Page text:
To recognize International Women’s Day, we’re sharing our favorite facts that demonstrate how gender diversity in companies that supports women business leaders results in improved business gains, more innovation, stronger CSR performance and more!
At Shortlist, we’re passionate about learning how diversity and inclusion help supercharge unlocking professional potential. This International Women’s Day, we wanted to share some of our favorite facts about how gender diversity in companies leads to better outcomes — not just for businesses, but for society. Be sure to share your favorite facts today with the hashtag #IWD2019and #BalanceforBetter.
#1: Companies with women on boards and top management trump all-male leadership
According to a 2015 study by the University of California Davis, companies that have more than one woman in the top management performed “considerably better than ones with mostly male boards and executives.” Moreover, a collaborative report by McKinsey and the Women’s Forum For The Economy And Society claimed, “companies where women are most strongly represented at board or top-management level are also the companies that perform best.”
#2: Gender diversity is good for the bottom line, likely due to increased innovation
A McKinsey report suggests that organizations in the highest quartile for gender diversity are 15% more likely to experience financial gains above their respective nation’s industry medians. Another study suggests that a rise in revenue can be attributed to the increase in the innovation of product and services, which is 38% more likely in companies with diverse management. In other words, diverse management teams, including those with women business leaders, are usually more innovative and earn a premium on their innovation.
#3: Women contribute to decreased fraud, corruption and mistakes
Greater inclusion of women in corporates has reportedly led to a reduction in controversial business practices — namely fraud, corruption, bribery and shareholder battles. Moreover, a gender diverse board that includes women business leaders has also been associated with fewer financial reporting mistakes, better collection and transparent disclosure of stock price information.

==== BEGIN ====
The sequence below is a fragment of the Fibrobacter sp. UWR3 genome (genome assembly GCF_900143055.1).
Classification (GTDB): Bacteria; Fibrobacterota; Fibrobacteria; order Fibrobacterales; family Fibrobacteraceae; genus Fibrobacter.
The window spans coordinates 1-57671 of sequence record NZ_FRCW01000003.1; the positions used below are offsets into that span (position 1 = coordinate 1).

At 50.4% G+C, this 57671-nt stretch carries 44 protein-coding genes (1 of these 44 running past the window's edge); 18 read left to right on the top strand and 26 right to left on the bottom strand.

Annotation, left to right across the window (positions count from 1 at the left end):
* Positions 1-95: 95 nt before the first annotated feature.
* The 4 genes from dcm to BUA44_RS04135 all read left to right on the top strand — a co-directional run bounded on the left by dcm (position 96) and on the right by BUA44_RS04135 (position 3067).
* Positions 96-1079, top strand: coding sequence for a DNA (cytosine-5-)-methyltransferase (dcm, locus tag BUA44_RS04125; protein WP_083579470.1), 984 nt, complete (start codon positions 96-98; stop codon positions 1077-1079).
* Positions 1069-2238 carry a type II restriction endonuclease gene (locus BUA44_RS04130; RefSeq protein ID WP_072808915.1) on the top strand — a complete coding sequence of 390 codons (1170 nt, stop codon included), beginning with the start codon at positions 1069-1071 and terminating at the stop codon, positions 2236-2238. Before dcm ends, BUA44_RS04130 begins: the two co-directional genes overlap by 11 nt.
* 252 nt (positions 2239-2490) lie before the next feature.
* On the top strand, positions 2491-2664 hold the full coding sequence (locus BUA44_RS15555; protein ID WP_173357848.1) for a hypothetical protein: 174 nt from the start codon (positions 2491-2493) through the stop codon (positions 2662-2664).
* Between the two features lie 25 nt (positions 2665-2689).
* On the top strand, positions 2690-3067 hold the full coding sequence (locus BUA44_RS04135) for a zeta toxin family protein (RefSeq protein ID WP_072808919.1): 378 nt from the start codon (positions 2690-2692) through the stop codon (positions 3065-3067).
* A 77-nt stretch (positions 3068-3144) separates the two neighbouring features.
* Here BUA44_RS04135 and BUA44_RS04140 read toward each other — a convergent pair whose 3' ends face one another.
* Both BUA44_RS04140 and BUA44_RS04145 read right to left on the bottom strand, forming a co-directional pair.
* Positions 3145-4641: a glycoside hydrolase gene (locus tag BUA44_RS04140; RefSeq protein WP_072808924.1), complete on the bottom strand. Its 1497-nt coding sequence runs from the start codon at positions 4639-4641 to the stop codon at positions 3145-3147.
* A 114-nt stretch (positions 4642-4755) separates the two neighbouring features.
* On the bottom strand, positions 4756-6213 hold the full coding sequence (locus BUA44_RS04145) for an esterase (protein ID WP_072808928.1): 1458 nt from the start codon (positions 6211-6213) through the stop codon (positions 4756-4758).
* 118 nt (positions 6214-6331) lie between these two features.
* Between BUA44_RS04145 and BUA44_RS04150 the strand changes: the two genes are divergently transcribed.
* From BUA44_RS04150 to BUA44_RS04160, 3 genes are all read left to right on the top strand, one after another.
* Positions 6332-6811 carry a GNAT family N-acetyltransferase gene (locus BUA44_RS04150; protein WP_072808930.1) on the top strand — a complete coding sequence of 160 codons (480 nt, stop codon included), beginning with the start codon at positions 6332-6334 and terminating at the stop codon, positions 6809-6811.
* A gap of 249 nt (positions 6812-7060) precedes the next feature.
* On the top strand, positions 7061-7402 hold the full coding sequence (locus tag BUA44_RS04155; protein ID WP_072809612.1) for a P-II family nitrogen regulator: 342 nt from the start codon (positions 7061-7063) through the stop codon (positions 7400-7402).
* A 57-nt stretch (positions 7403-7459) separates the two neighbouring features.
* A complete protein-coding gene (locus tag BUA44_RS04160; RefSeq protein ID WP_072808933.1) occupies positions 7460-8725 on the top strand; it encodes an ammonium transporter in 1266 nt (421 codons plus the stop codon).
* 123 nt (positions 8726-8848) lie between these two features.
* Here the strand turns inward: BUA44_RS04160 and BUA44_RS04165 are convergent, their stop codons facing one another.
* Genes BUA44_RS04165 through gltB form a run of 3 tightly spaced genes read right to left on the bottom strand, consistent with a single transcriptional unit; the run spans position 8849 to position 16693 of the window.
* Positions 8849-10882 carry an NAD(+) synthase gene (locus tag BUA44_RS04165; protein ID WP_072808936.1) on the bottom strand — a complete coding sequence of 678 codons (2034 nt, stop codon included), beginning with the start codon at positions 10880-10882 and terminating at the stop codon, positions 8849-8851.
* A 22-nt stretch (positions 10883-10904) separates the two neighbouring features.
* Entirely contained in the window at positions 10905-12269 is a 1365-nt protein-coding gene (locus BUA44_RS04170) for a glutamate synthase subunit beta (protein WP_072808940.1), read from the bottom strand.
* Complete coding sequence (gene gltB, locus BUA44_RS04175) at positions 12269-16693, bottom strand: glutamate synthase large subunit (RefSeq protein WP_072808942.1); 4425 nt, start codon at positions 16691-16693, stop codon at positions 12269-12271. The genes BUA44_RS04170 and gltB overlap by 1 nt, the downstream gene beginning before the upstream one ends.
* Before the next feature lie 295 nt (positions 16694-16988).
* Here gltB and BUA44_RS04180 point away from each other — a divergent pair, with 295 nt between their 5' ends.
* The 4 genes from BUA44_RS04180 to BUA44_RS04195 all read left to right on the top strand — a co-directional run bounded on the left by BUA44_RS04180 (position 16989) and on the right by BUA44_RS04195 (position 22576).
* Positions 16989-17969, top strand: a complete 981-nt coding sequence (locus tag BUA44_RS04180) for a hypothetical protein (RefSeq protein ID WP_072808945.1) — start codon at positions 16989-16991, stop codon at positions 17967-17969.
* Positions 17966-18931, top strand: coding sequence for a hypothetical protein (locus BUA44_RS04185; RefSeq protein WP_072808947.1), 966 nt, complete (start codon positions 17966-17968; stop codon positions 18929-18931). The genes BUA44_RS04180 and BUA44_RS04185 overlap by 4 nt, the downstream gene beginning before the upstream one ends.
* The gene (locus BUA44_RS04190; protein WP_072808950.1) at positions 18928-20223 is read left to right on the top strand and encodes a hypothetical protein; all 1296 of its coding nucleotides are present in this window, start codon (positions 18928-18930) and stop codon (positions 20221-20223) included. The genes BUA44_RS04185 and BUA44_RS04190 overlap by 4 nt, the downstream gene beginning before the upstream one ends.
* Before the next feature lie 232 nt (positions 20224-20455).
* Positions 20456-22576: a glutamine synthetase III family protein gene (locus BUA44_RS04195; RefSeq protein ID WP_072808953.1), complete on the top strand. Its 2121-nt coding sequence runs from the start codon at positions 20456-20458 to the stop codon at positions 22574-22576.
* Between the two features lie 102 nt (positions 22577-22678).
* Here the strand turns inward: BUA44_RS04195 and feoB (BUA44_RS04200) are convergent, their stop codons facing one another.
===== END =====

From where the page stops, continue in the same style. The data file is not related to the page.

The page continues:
#4: Stronger CSR performance
Boardroom diversity has been strongly linked to improved performance in the realm of Corporate Social Responsibility (CSR). According to a recent study, board members from diverse experience and backgrounds tend to recognize the interest and needs of different groups in society. More specifically, gender-diverse corporate boards are likely to achieve high ratings in CSR initiatives. Additionally, a collaborative study of Fortune 500 boardrooms by the Catalyst and Harvard Business School claims that organizations with gender-inclusive teams, on average, contributed more towards charitable funds than companies without gender-inclusive teams.
#5: The benefits extend beyond companies
According to a recent study by the International Labour Organisation (ILO), the ever-increasing entry of women into the labor market has aided global growth and competitiveness. Moreover, the same study found that businesses are increasingly pinning gender equality as an important factor for long-term economic growth and development.
Despite these facts, we have a long way to go in fostering women business leaders
While a gender-diverse workforce comes with a myriad of benefits, unfortunately, we have a long way to go in fostering women business leaders. In 2017, only 5% of Fortune 500 companies had women CEOs, and sadly, a recent article by Grant Thornton showed that women actually hold fewer senior roles across the world in 2018 compared to 2017. Moreover, the World Economic Forum estimated the economic gender gap would take 217 years to come to a close.
And here’s how employers can play their part in closing this harmful gap that inhibits the growth and success of women business leaders. Research by the Boston Consulting Group showed: “Women do not consider recruitment to be the main challenge — only 26% cited this as an obstacle. It’s as seniority rises that the number of women declines steadily, and more women cited retention (36%) and advancement (45%) as the key issues. In other words, the challenge is not ensuring that women can get in the front door; it’s ensuring that they can climb the organizational ladder.”
This International Women’s Day, let’s examine how companies can do more to support women not just get in the door but rise to the top as women business leaders.